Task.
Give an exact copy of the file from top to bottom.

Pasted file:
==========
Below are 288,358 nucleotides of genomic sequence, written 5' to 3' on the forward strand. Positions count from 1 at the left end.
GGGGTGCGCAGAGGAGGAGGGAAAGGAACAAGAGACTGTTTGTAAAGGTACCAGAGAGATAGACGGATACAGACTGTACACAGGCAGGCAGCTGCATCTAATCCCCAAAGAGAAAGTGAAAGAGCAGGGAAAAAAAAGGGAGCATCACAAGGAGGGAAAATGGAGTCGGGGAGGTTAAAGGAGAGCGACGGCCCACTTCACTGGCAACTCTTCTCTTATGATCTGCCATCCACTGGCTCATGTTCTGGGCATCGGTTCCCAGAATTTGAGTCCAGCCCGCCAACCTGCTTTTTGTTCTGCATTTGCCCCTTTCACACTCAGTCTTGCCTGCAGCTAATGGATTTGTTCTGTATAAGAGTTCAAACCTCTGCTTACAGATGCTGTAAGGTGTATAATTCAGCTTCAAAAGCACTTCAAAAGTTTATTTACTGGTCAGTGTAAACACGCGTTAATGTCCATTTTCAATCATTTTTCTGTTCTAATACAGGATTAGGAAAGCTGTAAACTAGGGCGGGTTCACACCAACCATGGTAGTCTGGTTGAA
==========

Below are 288,358 nucleotides of genomic sequence, written 5' to 3' on the forward strand. Positions count from 1 at the left end.
GGGGTGCGCAGAGGAGGAGGGAAAGGAACAAGAGACTGTTTGTAAAGGTACCAGAGAGATAGACGGATACAGACTGTACACAGGCAGGCAGCTGCATCTAATCCCCAAAGAGAAAGTGAAAGAGCAGGGAAAAAAAAGGGAGCATCACAAGGAGGGAAAATGGAGTCGGGGAGGTTAAAGGAGAGCGACGGCCCACTTCACTGGCAACTCTTCTCTTATGATCTGCCATCCACTGGCTCATGTTCTGGGCATCGGTTCCCAGAATTTGAGTCCAGCCCGCCAACCTGCTTTTTGTTCTGCATTTGCCCCTTTCACACTCAGTCTTGCCTGCAGCTAATGGATTTGTTCTGTATAAGAGTTCAAACCTCTGCTTACAGATGCTGTAAGGTGTATAATTCAGCTTCAAAAGCACTTCAAAAGTTTATTTACTGGTCAGTGTAAACACGCGTTAATGTCCATTTTCAATCATTTTTCTGTTCTAATACAGGATTAGGAAAGCTGTAAACTAGGGCGGGTTCACACCAACCATGGTAGTCTGGTTGAA